Prominence of LGB identity

Respondents rated each identity that they had nominated on a set of 70 attributes (e.g., talented, guilty, unhappy). HICLAS method was used to analyze the identities and identity attribute ratings (Deboeck & Rosenberg, 1988). The prominence of the identity was coded on a range from 0 (low) to 4 (high). (See Stirratt, Meyer, Ouellette, & Gara, in press, for details on this approach to measurement of identity).

Connectedness to the LGBT community

(8 items, alpha = .80). Using questions from Mills and colleagues (2001) to apply to the communities of interest, respondents are asked to assess on a 4-point scale (1 = “agree strongly” through 4 = “disagree strongly”) how “connected” they felt to the gay community (e.g., “I really feel that any problems faced by NYC’s LGBT community are also my problems).

LGB group participation

This instrument was developed by Mills et al. (2001) and tapped 9 organizational memberships and activities such as professional or business meetings, a gym, and religious congregation. For each organization or activity endorsed, respondents indicated (“yes” or “no”) whether it was heavily attended by other LGB people. The scale’s score was the total number of groups a respondent participated in that were heavily attended by other LGBs.

Control Variables

Education

Education was a coded as a dichotomous variable indicating whether respondents had obtained less than or equal to a high school diploma (= 1) or higher education (= 0).

Negative net worth

Respondents calculated how much they would owe, or have left over after converting all assets to money and paying all debts (Conger, Wallace, Sun, Simons, McLoyd, & Brody, 2002). Responses were coded into a dichotomous net worth variable, with “1” indicating negative net worth.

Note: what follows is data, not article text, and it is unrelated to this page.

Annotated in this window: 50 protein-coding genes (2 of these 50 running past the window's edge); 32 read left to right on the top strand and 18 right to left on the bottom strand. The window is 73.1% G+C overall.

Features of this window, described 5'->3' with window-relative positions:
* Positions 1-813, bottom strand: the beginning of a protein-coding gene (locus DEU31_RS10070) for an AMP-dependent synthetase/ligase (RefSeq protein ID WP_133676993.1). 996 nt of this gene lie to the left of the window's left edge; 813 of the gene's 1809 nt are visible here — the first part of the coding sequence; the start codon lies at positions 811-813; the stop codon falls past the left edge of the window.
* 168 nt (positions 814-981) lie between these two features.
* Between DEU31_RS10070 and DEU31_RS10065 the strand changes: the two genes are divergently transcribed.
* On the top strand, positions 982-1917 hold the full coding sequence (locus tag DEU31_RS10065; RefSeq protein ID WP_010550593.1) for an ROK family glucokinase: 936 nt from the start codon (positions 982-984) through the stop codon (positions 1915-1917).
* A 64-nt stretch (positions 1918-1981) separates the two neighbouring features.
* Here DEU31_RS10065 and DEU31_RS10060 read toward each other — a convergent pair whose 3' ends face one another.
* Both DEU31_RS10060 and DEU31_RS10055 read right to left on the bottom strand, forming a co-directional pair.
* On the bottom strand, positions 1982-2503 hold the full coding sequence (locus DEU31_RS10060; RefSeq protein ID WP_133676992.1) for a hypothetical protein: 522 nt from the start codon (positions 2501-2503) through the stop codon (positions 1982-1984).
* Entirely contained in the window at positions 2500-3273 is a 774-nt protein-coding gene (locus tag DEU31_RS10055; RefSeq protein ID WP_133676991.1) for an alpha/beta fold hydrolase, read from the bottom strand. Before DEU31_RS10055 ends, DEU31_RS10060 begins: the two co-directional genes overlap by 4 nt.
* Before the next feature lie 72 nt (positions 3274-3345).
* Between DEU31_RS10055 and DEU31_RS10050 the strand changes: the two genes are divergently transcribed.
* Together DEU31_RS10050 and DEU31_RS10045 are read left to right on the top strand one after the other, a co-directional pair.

Unemployment

Respondents were asked to state their current employment status.

Analytic Approach

To test our hypotheses we examined different sets of contrasts that feature our selected social statuses. We first tested the hypothesis that minority sexual orientation, and the stigma, prejudice, and discrimination directed at sexual minorities, confers unique stress exposure. We hypothesized that white gay and bisexual men would be exposed to more stress than white heterosexual men. Testing the hypothesis about gender, we predicted that white heterosexual women would be exposed to more stress than white heterosexual men. Consistent with the incremental stress (added burden) hypothesis, we further expected that lesbians and bisexual women would be exposed to greater stress than heterosexual women due to their added disadvantaged sexual minority status, and that lesbian and bisexual women would be exposed to greater stress than gay and bisexual men due to their added disadvantaged gender status. Finally, we hypothesized that black and Latino LGBs would be exposed to greater stress than white LGBs because of the added minority racial/ethnic status.

Despite important cultural differences between blacks and Latinos, and, indeed, among subgroups within those groups, we combined them into a single racial/ethnic minority category consistent with social stress theory. The differences between blacks and Latinos are not pertinent for testing our sociological model, which is concerned with disadvantage in general (Schwartz & Meyer, 2006). Despite this conceptual rationale, we tested whether our combined category hides statistically significant differences and found no differences in patterns of stress exposure between blacks and Latinos.

We used multiple linear regressions to test the impact of social status on exposure to stress and coping resources. We began each regression model by contrasting the reference category—defined as white heterosexual males—with the disadvantaged categories simultaneously: sexual minority status (LGB = 1), race/ethnic minority (black or Latino = 1), and gender (female = 1). It is important to recall that the sample does not include black and Latino heterosexuals, so the category of racial/ethnic minority refers to LGBs who are of racial/ethnic minority compared with white LGBs. We controlled for socioeconomic status and unemployment in all models.

These analyses were repeated after excluding the heterosexual men and women to test whether racial/ethnic minority LGBs had significantly more stress exposure than white LGBs. Additional models tested the interaction between gender and sexual orientation in explaining the outcomes. In a series of additional analyses, we tested the extent to which race/ethnic minority LGBs differed from white LGBs in the nature of discrimination that they experienced by conducting t-tests comparing the two groups on exposure to everyday discrimination and stressful events involving prejudice related to sexual orientation, race/ethnicity, and gender separately.